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Ag News | May 9, 2017

Ag News Roundup

Ag News Farmer Homesteader
In todays Ag News Roundup, sage-grouse populations have returned, cows could suffer from PTSD symptoms, decade-old trout lawsuit revived, Washington state sprays for crabgrass, and a correlation between lower bee populations and elk may have been found.

Removing Junipers Does Improve Sage-Grouse Populations

Researchers at Oregon State University have concluded that the sage-grouse populations can and do improve when western junipers are pushed back and sagebrush is allowed thrive. The findings were published in the journal PLOS ONE. A 25 percent increase in sage-grouse population in Oregon, Idaho, and Montana was recorded during the study.

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Research finds Cows May Suffer PTSD-like Symptoms

Oregon State University animal scientists from the College of Agricultural Sciences found that cows that have witnessed wolf attacks display some of the attributes associated with post-traumatic stress disorder. The study found that wolf attacks result in “decreased pregnancy rates, lighter calves and a greater likelihood of getting sick,” stated Reinaldo Cook with OSU. Researchers had heard stories from ranchers that cows that come in contact with wolves eat less and are often more sickly. The new findings may have proven the rancher insights.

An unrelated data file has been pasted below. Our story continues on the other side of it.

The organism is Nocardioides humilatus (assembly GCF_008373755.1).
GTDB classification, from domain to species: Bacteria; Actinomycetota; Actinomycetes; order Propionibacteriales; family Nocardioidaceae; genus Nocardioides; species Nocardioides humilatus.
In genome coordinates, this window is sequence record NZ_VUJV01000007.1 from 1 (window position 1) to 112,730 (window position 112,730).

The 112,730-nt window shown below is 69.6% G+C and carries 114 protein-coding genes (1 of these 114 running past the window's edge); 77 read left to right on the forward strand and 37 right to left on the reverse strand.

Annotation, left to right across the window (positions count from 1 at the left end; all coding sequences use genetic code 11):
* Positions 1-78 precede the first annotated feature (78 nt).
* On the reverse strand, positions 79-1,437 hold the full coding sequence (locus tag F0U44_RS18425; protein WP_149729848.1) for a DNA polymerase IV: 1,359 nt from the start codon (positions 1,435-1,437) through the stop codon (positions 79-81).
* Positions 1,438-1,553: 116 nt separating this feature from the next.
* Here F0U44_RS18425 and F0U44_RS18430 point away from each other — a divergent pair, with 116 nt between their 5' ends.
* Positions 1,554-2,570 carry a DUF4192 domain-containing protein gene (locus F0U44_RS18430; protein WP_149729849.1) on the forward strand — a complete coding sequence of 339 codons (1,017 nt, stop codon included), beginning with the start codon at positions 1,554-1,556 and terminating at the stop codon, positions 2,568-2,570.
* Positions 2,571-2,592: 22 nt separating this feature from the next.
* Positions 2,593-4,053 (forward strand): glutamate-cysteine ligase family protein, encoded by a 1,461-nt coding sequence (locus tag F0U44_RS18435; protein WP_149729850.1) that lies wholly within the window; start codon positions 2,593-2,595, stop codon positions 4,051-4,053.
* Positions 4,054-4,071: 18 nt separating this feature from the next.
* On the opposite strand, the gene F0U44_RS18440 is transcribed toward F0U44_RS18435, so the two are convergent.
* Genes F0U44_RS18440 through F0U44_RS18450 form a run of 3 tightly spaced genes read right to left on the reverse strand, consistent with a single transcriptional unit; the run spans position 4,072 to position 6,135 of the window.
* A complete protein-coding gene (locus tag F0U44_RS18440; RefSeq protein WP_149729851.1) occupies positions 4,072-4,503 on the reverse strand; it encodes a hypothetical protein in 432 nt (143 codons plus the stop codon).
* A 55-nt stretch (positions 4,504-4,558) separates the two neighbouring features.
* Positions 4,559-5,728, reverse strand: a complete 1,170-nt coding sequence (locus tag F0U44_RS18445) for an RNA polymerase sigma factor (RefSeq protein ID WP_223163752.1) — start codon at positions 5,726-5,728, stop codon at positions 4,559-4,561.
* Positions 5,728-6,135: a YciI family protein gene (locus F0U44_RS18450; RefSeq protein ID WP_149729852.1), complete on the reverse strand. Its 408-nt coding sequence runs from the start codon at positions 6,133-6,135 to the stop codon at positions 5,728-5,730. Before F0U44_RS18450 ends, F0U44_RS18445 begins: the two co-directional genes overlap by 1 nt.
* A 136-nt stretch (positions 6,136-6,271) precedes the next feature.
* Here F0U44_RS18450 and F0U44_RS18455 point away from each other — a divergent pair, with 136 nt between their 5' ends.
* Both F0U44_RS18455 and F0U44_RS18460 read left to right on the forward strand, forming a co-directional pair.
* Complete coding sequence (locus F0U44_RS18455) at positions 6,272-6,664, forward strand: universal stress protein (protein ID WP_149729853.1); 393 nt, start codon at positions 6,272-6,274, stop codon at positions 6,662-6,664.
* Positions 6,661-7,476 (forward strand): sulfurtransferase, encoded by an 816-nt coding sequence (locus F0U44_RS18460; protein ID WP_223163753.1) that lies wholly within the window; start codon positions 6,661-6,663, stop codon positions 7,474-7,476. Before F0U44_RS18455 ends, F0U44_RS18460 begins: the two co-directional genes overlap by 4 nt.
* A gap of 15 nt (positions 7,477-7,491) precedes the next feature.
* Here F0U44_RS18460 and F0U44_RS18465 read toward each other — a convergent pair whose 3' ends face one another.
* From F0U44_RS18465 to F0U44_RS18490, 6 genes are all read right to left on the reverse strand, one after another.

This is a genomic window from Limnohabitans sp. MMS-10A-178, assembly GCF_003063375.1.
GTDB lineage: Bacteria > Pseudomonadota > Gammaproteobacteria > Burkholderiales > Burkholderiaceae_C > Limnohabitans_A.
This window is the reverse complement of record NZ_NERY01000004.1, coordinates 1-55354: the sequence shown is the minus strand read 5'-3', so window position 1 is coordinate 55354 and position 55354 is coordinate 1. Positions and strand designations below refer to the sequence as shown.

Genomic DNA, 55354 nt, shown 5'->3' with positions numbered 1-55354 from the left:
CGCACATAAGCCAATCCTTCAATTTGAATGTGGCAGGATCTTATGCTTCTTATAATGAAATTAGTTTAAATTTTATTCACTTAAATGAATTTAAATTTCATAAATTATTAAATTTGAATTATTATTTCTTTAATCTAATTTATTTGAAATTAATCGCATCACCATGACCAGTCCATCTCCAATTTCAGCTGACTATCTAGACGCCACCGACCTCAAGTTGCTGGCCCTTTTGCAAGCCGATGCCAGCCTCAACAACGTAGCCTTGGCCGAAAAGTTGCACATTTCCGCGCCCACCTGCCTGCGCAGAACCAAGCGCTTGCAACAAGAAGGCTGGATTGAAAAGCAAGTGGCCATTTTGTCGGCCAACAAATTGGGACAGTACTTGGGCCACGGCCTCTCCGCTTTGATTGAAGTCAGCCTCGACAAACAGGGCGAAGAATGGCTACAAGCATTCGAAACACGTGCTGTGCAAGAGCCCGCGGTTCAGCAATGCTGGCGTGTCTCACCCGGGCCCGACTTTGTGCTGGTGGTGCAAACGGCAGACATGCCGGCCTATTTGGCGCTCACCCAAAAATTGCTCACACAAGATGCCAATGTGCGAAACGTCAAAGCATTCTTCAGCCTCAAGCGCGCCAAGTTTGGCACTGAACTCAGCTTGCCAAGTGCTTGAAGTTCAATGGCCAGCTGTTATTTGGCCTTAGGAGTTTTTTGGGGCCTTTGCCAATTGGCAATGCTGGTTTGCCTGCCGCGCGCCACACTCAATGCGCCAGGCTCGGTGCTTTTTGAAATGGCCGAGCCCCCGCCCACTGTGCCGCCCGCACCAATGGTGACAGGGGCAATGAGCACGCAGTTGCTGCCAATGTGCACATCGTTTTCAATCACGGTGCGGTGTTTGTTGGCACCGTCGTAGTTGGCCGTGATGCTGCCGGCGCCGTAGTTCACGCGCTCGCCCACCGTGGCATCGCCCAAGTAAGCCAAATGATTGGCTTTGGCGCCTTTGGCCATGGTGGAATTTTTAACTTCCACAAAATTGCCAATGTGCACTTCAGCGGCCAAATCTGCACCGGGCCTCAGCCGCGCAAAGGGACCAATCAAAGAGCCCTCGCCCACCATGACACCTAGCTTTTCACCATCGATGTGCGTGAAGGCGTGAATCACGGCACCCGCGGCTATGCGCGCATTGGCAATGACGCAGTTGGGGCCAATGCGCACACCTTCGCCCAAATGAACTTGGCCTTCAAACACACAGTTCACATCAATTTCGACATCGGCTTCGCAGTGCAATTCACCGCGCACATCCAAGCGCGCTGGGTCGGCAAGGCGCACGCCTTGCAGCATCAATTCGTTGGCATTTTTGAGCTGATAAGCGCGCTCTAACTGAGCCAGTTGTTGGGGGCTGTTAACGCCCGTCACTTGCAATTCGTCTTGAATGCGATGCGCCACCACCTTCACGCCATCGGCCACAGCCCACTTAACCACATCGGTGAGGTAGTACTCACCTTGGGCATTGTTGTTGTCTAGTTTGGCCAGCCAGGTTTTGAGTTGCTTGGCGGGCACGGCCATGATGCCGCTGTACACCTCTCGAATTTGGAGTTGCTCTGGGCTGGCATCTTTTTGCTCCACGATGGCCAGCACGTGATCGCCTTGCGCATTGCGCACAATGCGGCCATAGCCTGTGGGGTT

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Bull Trout Lawsuit Revived

A lawsuit filed by several environmental groups against the U.S. Forest Service once again challenges the grazing rights along the Malheur and North Fork Malheur rivers. The original lawsuit was filed in 2003.

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Washington State to Treat Invasive Spartina in June

The annual spartina (crabgrass) treatment is set to begin in June and run through November 2017. The Washington State Department of Agriculture made the announcement that it would begin treating multiple areas for the noxious weed that has affected migratory shorebirds and habitat, could increase the threat of flooding, and harms the shellfish industry.

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Bees Compete with Wildlife for Flowers

New research finds that deer and elk may compete with native bees for flowers. Oregon State University Agricultural Research and Extension Center conducted the research in the Starkey Experimental Forest between Pendleton and La Grande. The American Beekeepers Federation states that bee colonies decreased by 44% between 2015 and 2016. This new research could help improve colony populations.

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